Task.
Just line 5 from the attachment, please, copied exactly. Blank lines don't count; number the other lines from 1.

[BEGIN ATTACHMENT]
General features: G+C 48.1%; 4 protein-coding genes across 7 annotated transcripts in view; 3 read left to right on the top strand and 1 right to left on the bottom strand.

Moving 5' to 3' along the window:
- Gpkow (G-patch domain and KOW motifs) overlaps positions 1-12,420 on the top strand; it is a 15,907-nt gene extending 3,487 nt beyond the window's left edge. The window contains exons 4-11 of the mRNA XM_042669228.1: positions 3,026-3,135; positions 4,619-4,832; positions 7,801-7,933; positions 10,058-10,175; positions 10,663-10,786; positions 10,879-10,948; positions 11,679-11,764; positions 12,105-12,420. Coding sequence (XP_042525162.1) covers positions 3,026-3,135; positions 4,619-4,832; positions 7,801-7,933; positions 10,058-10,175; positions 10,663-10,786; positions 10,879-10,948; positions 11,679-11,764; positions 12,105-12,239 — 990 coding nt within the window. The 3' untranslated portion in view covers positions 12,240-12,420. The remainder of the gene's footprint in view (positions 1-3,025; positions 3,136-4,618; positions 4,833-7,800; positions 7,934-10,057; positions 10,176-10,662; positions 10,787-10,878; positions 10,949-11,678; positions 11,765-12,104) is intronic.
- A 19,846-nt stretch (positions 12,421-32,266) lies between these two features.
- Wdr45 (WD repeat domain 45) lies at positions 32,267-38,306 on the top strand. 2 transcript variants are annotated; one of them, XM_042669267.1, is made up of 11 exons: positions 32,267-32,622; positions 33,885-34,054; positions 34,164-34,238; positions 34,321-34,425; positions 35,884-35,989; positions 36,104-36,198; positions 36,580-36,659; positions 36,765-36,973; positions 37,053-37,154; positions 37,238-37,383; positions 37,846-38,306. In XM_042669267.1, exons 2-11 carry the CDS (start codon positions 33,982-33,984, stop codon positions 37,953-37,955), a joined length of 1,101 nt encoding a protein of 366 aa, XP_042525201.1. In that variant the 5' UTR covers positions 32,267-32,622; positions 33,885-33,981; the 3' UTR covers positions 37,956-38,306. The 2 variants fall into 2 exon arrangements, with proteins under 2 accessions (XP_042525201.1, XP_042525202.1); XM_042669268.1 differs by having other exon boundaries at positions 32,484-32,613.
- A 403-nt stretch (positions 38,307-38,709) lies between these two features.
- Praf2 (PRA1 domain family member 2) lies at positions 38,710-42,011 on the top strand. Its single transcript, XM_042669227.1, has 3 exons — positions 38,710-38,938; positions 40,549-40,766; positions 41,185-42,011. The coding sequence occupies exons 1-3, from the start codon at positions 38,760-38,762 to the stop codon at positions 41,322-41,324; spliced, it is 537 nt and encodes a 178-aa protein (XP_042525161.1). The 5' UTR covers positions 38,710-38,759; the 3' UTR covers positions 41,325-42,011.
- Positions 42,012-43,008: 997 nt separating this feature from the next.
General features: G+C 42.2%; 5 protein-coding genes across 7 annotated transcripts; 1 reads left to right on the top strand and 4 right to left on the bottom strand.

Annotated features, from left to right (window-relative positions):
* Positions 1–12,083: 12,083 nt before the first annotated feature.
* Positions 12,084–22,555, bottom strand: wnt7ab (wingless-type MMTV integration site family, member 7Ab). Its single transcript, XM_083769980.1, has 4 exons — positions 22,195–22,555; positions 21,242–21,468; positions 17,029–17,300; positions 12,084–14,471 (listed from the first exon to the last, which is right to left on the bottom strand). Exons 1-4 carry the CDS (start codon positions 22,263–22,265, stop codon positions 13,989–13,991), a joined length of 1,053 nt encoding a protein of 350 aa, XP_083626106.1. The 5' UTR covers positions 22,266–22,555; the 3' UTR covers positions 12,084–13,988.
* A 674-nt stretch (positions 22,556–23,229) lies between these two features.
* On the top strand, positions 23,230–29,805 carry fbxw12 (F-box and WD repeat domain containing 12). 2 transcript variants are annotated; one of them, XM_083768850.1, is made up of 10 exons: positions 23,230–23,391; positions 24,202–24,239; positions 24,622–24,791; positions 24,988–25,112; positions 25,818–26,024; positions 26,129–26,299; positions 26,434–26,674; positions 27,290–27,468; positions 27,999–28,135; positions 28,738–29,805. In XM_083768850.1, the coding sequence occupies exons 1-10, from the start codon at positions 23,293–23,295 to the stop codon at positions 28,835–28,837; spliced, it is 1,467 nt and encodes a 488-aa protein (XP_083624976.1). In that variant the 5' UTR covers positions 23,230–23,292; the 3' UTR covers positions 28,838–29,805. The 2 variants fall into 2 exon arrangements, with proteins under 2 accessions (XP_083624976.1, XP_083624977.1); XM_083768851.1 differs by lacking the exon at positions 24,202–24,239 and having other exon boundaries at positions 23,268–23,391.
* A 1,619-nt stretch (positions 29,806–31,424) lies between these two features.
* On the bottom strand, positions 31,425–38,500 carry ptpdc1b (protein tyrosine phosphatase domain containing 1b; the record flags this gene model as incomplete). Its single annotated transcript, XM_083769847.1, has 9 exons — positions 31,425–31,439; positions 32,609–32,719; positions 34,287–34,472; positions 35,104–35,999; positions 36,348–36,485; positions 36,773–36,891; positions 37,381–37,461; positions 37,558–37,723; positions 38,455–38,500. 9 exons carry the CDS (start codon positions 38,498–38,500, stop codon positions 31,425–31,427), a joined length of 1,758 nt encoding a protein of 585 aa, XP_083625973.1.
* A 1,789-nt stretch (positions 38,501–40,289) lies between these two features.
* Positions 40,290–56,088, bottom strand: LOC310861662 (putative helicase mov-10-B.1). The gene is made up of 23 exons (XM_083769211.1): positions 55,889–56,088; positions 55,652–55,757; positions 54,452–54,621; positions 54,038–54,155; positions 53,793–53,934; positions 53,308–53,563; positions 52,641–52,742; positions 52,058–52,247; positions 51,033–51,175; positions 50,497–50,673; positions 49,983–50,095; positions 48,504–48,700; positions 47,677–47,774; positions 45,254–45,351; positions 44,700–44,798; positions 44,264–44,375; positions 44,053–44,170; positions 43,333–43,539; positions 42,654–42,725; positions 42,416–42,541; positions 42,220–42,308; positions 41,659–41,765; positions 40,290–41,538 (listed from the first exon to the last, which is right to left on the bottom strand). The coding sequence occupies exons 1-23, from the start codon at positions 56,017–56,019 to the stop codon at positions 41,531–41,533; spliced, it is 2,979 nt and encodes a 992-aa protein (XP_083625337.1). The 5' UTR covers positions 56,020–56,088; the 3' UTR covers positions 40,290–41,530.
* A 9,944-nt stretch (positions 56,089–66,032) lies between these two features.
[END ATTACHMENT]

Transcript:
- Wdr45 (WD repeat domain 45) lies at positions 32,267-38,306 on the top strand. 2 transcript variants are annotated; one of them, XM_042669267.1, is made up of 11 exons: positions 32,267-32,622; positions 33,885-34,054; positions 34,164-34,238; positions 34,321-34,425; positions 35,884-35,989; positions 36,104-36,198; positions 36,580-36,659; positions 36,765-36,973; positions 37,053-37,154; positions 37,238-37,383; positions 37,846-38,306. In XM_042669267.1, exons 2-11 carry the CDS (start codon positions 33,982-33,984, stop codon positions 37,953-37,955), a joined length of 1,101 nt encoding a protein of 366 aa, XP_042525201.1. In that variant the 5' UTR covers positions 32,267-32,622; positions 33,885-33,981; the 3' UTR covers positions 37,956-38,306. The 2 variants fall into 2 exon arrangements, with proteins under 2 accessions (XP_042525201.1, XP_042525202.1); XM_042669268.1 differs by having other exon boundaries at positions 32,484-32,613.